An athlete uses physics to shatter world records Asaf BarYosef
In the early 1960s, Dick Fosbury tried his hand at almost every sport, but never excelled at anything, until, at the age of 16, he turned to the high jump. But when he couldn't compete against the strong athletes at his college using the standard high jump techniques of the time, Fosbury tried to jump a different way: backwards.
Instead of jumping with his face towards the bar, bringing each leg over in the traditional straddle method, he jumped with his back towards the bar. Fosbury improved his record by over half a foot, and left his coaches amazed by this strange new style of high jumping. During the next few years,
Fosbury perfected his high jump style, won the U.S. National trials, and assured his place in the 1968 Olympics in Mexico. In the Olympic Games, Fosbury amazed the world with his new technique, winning a gold metal with an Olympic record leap of 2.24 meters. By the next Olympic Games, almost all of the competing of high jumpers
had adopted what came to be known as the Fosbury Flop. What's the secret behind the techniqueé It lies in a physics concept called the center of mass. For every object, we can locate the average position of all of its mass by taking into account how the mass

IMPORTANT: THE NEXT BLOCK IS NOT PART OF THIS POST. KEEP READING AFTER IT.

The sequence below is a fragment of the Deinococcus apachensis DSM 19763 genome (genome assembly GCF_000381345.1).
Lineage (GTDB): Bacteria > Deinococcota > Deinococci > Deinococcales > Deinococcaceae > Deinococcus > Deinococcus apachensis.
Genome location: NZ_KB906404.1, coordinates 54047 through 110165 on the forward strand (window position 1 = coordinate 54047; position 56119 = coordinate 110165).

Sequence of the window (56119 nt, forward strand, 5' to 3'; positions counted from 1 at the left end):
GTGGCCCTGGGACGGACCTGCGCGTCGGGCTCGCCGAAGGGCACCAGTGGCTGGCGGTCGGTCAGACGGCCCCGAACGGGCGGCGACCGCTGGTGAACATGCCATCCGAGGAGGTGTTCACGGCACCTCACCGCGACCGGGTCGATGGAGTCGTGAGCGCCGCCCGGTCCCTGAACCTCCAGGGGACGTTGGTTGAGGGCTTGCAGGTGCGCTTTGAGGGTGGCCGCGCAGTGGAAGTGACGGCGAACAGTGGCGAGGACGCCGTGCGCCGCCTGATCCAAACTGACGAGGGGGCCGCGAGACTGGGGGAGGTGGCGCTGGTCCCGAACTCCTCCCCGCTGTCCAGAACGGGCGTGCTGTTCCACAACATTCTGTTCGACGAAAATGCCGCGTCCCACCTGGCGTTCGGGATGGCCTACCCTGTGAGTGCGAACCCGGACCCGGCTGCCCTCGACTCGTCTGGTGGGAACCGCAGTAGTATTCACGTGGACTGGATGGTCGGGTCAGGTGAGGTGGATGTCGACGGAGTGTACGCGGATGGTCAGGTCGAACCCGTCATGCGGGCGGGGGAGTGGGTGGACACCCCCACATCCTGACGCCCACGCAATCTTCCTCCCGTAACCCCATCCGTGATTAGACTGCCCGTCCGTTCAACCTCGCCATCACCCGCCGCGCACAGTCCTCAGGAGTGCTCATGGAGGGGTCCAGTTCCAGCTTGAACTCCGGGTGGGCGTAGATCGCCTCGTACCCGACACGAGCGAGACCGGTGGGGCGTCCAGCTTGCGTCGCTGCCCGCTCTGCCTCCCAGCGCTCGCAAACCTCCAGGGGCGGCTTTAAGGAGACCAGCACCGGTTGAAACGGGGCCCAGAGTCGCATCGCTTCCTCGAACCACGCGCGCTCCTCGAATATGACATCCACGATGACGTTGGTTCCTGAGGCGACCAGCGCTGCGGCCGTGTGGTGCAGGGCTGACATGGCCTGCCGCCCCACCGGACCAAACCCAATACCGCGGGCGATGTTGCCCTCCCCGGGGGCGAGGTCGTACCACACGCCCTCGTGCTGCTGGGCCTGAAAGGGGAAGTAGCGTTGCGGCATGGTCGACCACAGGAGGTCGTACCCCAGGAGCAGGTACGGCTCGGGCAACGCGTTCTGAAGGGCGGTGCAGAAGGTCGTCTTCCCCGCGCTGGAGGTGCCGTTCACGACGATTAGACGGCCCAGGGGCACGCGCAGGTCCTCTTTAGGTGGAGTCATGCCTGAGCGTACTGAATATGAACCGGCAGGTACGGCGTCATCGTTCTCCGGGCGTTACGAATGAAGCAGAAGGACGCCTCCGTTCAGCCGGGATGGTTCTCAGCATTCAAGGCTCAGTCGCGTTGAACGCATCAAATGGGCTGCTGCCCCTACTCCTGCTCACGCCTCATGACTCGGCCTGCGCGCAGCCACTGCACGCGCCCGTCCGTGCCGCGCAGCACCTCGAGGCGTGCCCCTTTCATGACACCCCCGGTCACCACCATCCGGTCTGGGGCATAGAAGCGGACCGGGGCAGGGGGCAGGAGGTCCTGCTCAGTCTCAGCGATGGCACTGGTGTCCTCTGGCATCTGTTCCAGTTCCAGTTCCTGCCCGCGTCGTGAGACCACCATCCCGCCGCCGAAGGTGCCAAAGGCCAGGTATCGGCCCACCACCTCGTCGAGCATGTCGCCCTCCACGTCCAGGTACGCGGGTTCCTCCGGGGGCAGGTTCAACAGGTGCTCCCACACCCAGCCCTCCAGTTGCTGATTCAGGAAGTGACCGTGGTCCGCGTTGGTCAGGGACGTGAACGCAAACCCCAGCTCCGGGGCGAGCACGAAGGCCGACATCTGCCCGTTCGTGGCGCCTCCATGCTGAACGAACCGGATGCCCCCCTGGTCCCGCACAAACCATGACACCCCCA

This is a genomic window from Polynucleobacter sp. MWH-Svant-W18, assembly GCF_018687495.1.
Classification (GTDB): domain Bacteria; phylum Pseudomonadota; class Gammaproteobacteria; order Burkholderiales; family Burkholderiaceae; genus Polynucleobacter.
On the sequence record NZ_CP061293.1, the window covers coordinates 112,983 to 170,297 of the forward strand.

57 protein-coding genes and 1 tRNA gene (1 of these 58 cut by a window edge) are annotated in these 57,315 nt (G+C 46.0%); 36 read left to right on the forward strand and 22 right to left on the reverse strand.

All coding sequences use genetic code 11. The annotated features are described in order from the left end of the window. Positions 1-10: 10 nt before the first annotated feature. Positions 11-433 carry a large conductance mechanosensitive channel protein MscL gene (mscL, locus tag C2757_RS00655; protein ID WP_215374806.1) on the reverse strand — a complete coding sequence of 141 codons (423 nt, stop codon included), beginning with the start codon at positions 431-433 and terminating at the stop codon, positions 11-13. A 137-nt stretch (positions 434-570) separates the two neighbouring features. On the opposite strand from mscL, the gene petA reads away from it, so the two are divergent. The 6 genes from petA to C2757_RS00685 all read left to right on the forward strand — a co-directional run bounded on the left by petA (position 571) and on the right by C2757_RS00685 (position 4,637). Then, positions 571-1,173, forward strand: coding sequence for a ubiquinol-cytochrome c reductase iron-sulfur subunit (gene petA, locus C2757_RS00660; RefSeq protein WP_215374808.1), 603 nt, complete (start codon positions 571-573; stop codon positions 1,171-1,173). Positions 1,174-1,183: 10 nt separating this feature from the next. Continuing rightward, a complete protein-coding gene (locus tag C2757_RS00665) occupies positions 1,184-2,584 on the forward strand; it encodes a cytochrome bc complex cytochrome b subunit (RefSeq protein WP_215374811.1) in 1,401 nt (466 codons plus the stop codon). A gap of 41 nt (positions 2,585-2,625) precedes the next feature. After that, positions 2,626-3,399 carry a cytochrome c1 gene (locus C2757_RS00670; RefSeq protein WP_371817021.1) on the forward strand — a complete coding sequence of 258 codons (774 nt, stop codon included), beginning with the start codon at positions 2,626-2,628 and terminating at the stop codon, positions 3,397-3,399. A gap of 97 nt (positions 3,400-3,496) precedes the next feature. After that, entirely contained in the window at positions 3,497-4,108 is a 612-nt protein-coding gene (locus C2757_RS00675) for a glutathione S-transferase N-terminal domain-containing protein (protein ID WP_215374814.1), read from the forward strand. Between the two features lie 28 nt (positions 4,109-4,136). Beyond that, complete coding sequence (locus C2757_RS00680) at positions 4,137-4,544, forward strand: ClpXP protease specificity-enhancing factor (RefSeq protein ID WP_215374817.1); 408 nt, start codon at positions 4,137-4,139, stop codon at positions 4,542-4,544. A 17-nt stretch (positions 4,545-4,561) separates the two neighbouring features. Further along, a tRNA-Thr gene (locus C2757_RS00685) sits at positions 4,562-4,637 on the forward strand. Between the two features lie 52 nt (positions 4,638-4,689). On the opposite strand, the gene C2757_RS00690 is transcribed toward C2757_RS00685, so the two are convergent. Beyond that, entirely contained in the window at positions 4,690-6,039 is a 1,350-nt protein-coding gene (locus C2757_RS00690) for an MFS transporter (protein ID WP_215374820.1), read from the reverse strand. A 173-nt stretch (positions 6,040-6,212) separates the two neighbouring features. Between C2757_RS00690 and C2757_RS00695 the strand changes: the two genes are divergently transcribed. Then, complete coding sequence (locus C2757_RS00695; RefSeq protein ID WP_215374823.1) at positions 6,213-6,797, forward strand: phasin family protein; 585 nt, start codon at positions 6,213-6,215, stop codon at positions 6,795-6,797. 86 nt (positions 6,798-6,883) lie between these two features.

is spread around the object. For instance, the center of mass of a flat, rectangular object of uniform density will be in the intersection of both diagonals, in equal distance from each corner. We can find the center of mass for other objects by similar calculations, or by finding the object's balancing point,
which lies right underneath its center of mass. Try balancing a broom by holding it and slowly bringing your hands together until they meet. This balancing point lies right underneath the broom's center of mass. We humans also have a center of mass. When most people stand up, their center of mass is around the belly,